GOP lawmaker calls for tougher rules on background checks, bump stocks

Rep. Ryan CostelloRyan Anthony CostellloBottom line Former GOP Rep. Costello launches lobbying shop Head of Pennsylvania GOP resigns over alleged explicit texts MORE (R-Pa.) on Sunday called for tougher rules on background checks and bump stocks, and appeared to signal support for a ban on assault rifles following the deadly shooting in Parkland, Fla.

"The Toomey-Manchin bill should pass. That should be done. Bump stocks should be done We need to do the Fix NICS [National Instant Criminal Background Check System] bill," Costello, who represents a swing district in suburban Philadelphia, told MSNBC's Kasie Hunt. 

The lawmaker was referring to a bill being revived by Sens. Pat ToomeyPatrick (Pat) Joseph ToomeyGOP senators push for quick, partial reopening of economy NSA improperly collected US phone records in October, new documents show Overnight Defense: Pick for South Korean envoy splits with Trump on nuclear threat | McCain blasts move to suspend Korean military exercises | White House defends Trump salute of North Korean general MORE (R-Pa.) and Joe ManchinJoseph (Joe) ManchinDemocratic unity starts to crack in coronavirus liability reform fight Stakes high for Collins in coronavirus relief standoff The Hill's Coronavirus Report: Surgeon General stresses need to invest much more in public health infrastructure, during and after COVID-19; Fauci hopeful vaccine could be deployed in December MORE (D-W.Va.), which calls for expanding background checks for firearms purchases. 

Costello also referenced bump stocks, devices that allow semi-automatic guns to be modified to shoot hundreds of rounds per minute, which President TrumpDonald John TrumpFederal plan to contain Washington protests employs 7,600 personnel: report GOP Rep calls on primary opponent to condemn campaign surrogate's racist video Tennessee court rules all registered voters can obtain mail-in ballots due to COVID-19 MORE suggested he wanted to ban. Costello had signed on to a bill last year that would have also banned the devices following the mass shooting at a music festival in Las Vegas.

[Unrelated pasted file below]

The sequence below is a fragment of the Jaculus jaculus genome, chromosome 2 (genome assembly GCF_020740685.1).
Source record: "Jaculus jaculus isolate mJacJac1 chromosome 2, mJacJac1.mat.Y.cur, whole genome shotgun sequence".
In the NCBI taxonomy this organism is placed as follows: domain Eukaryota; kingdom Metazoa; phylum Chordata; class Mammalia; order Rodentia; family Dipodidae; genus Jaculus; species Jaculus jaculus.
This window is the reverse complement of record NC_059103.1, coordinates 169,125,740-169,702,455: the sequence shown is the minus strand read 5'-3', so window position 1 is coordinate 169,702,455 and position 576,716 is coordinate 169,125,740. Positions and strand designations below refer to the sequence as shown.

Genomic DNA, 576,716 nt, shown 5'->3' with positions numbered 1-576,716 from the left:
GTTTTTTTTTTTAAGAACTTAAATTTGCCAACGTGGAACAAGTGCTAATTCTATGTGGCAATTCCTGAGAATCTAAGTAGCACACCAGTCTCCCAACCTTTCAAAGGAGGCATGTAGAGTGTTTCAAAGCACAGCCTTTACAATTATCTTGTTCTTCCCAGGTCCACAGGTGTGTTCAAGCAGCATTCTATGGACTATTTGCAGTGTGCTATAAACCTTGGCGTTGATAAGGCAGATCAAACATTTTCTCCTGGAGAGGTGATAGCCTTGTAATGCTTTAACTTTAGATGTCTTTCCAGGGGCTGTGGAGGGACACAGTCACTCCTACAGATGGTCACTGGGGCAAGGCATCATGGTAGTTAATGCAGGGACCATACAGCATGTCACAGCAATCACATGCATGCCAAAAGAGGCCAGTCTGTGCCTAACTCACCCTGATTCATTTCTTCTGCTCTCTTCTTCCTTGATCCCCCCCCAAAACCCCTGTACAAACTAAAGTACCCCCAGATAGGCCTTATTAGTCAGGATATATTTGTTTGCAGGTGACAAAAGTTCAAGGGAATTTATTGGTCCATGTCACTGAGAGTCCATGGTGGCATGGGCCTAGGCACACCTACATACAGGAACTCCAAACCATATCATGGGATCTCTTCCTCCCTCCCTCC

Pressed if by Hunt if he would support a ban on assault rifles, Costello appeared to signal he would if it were defined correctly.

"I think that there's a group of things that everyone can agree to, and then we move into this discussion and hopefully develop a vocabulary that everyone can wrap their arms around," he said.

The development comes after a gunman opened fire at Marjory Stoneman Douglas High School earlier this month with an AR-15, killing 17 and wounding several others. 

The FBI and the Broward County Sheriff's Office are under intense scrutiny after it was revealed red flags were raised about the suspect in the shooting, 19-year-old Nikolas Cruz, in the lead-up to the tragedy.

Cruz purchased the AR-15 last year. 

The shooting has reignited the debate over gun control across the country, with many calling for tougher measures. 

Trump has offered an array of ideas, including "comprehensive" background checks, banning bump stocks and raising the minimum age to purchase weapons like the AR-15 to 21.

Various Republican lawmakers and the National Rifle Association have in turn spoken out against raising the age to buy an AR-15.